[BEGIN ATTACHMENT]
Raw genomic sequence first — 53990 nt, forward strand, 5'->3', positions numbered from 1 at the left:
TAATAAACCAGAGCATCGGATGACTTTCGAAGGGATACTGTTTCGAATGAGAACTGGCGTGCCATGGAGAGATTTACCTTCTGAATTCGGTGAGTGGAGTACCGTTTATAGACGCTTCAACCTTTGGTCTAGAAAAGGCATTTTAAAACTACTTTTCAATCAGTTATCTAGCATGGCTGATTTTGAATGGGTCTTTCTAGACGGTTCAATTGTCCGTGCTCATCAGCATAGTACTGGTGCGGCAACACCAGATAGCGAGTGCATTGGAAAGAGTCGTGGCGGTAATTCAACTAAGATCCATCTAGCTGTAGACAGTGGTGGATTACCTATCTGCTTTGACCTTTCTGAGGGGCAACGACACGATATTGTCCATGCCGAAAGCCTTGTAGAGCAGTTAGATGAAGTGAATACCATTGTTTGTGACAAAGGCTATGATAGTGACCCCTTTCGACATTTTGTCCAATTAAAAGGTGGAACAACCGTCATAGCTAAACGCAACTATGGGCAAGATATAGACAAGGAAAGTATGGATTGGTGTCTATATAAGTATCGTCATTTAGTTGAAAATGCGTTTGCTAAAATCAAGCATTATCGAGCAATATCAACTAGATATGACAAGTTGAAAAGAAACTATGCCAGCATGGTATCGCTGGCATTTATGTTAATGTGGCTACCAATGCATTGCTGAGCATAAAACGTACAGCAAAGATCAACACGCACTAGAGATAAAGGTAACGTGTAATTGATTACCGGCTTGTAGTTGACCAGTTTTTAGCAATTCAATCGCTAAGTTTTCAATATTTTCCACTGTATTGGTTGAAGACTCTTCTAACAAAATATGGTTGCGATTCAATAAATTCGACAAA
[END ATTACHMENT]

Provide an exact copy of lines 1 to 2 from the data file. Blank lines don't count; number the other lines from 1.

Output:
Raw genomic sequence first — 53990 nt, forward strand, 5'->3', positions numbered from 1 at the left:
TAATAAACCAGAGCATCGGATGACTTTCGAAGGGATACTGTTTCGAATGAGAACTGGCGTGCCATGGAGAGATTTACCTTCTGAATTCGGTGAGTGGAGTACCGTTTATAGACGCTTCAACCTTTGGTCTAGAAAAGGCATTTTAAAACTACTTTTCAATCAGTTATCTAGCATGGCTGATTTTGAATGGGTCTTTCTAGACGGTTCAATTGTCCGTGCTCATCAGCATAGTACTGGTGCGGCAACACCAGATAGCGAGTGCATTGGAAAGAGTCGTGGCGGTAATTCAACTAAGATCCATCTAGCTGTAGACAGTGGTGGATTACCTATCTGCTTTGACCTTTCTGAGGGGCAACGACACGATATTGTCCATGCCGAAAGCCTTGTAGAGCAGTTAGATGAAGTGAATACCATTGTTTGTGACAAAGGCTATGATAGTGACCCCTTTCGACATTTTGTCCAATTAAAAGGTGGAACAACCGTCATAGCTAAACGCAACTATGGGCAAGATATAGACAAGGAAAGTATGGATTGGTGTCTATATAAGTATCGTCATTTAGTTGAAAATGCGTTTGCTAAAATCAAGCATTATCGAGCAATATCAACTAGATATGACAAGTTGAAAAGAAACTATGCCAGCATGGTATCGCTGGCATTTATGTTAATGTGGCTACCAATGCATTGCTGAGCATAAAACGTACAGCAAAGATCAACACGCACTAGAGATAAAGGTAACGTGTAATTGATTACCGGCTTGTAGTTGACCAGTTTTTAGCAATTCAATCGCTAAGTTTTCAATATTTTCCACTGTATTGGTTGAAGACTCTTCTAACAAAATATGGTTGCGATTCAATAAATTCGACAAA